Arts: New Music - New sounds, new visions

THOUGH THE Dutch composer Louis Andriessen has a sonic signature that you can spot within a few seconds, he never writes the same piece twice. You feel that he sweats out each new composition by going back to first principles, re-inventing the form, the tools, the musical language and the orchestra itself.

As Andriessen's career has blossomed, the commissions and orchestras and opportunities have increased, but the instrumental line-ups are rarely conventional, even when he has the BBC Symphony Orchestra and the New London Children's Choir at his disposal, as was the case in the final concert of the Barbican's "Only Connect" series. Friday's event featured the sprightly M is for Man, Music, Mozart, Andriessen's video collaboration with Peter Greenaway, in the first half and De Tijd (Time) in the second, with visuals by Peter Saville, the graphic designer whose sleeve designs (New Order, Pulp etc) dominate the album collections of two generations.

Mozart employed an ensemble playing in loose synchronisation with Greenaway's video of half-dressed and naked dancers and actors writhing, whirling and gurning in an old operating theatre. The graphic devices - the frames, calligraphy and video trickery - recalled A TV Dante and Prospero's Books. The sound was close to that of a jazz big band without drums, with rasping timbres and occasional boogie-woogie while Cristina Zavalloni sang Greenaway lyrics such as: "A phenomenon oiled by blood, made of unequal parts, like a Cellini salt-cellar." The loose synchronisation was, we were told (and like the director's latest film, 81/2 Women), a homage to Fellini.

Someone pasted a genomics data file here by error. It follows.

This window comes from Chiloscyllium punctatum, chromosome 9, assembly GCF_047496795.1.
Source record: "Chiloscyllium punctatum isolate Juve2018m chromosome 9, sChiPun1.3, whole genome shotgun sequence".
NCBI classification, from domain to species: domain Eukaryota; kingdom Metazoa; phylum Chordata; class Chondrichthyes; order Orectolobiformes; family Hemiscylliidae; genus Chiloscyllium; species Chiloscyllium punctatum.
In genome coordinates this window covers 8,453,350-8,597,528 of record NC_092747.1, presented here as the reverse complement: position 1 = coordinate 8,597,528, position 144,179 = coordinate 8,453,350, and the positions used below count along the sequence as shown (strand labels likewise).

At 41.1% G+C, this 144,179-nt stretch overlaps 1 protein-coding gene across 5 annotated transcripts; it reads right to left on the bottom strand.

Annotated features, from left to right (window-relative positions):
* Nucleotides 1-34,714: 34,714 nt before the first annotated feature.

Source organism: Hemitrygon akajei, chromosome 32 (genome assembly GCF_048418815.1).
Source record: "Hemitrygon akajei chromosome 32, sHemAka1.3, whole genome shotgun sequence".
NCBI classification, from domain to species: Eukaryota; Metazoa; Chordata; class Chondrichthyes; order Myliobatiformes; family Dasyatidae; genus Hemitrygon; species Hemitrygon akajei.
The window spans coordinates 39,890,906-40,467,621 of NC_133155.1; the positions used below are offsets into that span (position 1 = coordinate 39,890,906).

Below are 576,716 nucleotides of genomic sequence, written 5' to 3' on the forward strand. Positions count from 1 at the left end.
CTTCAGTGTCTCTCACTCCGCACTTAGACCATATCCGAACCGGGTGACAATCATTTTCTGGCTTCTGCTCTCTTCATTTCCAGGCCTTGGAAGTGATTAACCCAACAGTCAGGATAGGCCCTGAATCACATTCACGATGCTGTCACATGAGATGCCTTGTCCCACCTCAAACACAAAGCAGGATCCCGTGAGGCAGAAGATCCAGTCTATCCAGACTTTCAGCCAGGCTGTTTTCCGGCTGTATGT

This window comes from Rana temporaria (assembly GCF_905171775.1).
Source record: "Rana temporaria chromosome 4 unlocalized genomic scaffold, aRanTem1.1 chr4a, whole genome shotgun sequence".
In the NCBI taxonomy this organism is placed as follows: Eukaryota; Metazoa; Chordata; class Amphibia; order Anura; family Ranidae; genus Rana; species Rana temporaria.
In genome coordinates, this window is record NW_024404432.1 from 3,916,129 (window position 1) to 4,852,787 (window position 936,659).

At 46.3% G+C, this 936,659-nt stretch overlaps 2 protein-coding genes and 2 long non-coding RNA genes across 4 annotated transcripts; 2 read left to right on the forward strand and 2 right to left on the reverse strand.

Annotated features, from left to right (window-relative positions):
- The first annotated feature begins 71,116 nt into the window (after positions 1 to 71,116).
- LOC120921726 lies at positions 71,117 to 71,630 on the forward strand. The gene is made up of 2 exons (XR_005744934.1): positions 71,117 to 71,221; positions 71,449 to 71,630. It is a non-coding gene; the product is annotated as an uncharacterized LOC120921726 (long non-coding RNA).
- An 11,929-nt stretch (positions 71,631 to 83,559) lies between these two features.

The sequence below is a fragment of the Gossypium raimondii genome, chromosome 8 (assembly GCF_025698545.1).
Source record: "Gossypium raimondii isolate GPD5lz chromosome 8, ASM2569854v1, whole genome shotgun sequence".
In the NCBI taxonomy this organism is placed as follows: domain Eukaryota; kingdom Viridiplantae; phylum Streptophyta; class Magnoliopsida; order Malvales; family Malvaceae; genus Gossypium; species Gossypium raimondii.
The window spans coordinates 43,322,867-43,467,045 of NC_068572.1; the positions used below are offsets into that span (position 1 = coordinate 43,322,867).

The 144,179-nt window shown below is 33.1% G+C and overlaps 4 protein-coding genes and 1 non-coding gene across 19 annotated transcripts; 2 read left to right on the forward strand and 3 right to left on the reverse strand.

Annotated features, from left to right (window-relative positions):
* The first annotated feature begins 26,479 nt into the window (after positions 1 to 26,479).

De Tijd is a slow, virtually static (but clearly difficult) piece for a "large ensemble" - a big children's choir plus more than 50 members of the BBCSO, including eight flautists and nine percussionists. In the pre-concert chat, the composer explained that the piece was commissioned for a student ensemble, so he took the opportunity to write for very large forces. It has had few performances out in the world of professional orchestras.

Short percussive chords erupt across sustained drones: the harmonic and temporal evolution is difficult to grasp because everything moves so slowly. Changes within the different layers of sound are clear but unpredictable. Saville's graphic projection, blurred shapes slowly mutating in form and colour, provided a simple visual analogy, and Peter Mumford's lighting design emphasised the drama generated by the intense concentration of the huge band dreaming Andriessen's ecstatic dreams.

John L Walters

A version of this review appeared in later editions of Saturday's paper